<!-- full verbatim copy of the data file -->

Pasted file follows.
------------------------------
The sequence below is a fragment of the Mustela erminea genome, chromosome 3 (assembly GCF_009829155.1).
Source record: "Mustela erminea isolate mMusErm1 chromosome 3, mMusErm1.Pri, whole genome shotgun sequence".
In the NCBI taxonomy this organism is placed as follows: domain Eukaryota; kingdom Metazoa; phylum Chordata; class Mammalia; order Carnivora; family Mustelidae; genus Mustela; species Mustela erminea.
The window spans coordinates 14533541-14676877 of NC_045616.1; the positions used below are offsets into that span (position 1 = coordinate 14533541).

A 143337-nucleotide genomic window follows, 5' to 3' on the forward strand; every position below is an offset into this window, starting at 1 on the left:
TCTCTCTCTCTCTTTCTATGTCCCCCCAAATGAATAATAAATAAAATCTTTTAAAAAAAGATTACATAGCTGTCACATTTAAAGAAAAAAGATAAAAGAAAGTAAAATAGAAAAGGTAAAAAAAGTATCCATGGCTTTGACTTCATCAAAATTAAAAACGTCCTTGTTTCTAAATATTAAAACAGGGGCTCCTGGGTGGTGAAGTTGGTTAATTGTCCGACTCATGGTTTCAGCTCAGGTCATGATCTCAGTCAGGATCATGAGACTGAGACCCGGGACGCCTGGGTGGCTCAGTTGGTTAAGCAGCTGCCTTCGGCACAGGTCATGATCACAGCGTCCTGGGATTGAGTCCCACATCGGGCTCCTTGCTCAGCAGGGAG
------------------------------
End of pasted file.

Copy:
The sequence below is a fragment of the Mustela erminea genome, chromosome 3 (assembly GCF_009829155.1).
Source record: "Mustela erminea isolate mMusErm1 chromosome 3, mMusErm1.Pri, whole genome shotgun sequence".
In the NCBI taxonomy this organism is placed as follows: domain Eukaryota; kingdom Metazoa; phylum Chordata; class Mammalia; order Carnivora; family Mustelidae; genus Mustela; species Mustela erminea.
The window spans coordinates 14533541-14676877 of NC_045616.1; the positions used below are offsets into that span (position 1 = coordinate 14533541).

A 143337-nucleotide genomic window follows, 5' to 3' on the forward strand; every position below is an offset into this window, starting at 1 on the left:
TCTCTCTCTCTCTTTCTATGTCCCCCCAAATGAATAATAAATAAAATCTTTTAAAAAAAGATTACATAGCTGTCACATTTAAAGAAAAAAGATAAAAGAAAGTAAAATAGAAAAGGTAAAAAAAGTATCCATGGCTTTGACTTCATCAAAATTAAAAACGTCCTTGTTTCTAAATATTAAAACAGGGGCTCCTGGGTGGTGAAGTTGGTTAATTGTCCGACTCATGGTTTCAGCTCAGGTCATGATCTCAGTCAGGATCATGAGACTGAGACCCGGGACGCCTGGGTGGCTCAGTTGGTTAAGCAGCTGCCTTCGGCACAGGTCATGATCACAGCGTCCTGGGATTGAGTCCCACATCGGGCTCCTTGCTCAGCAGGGAG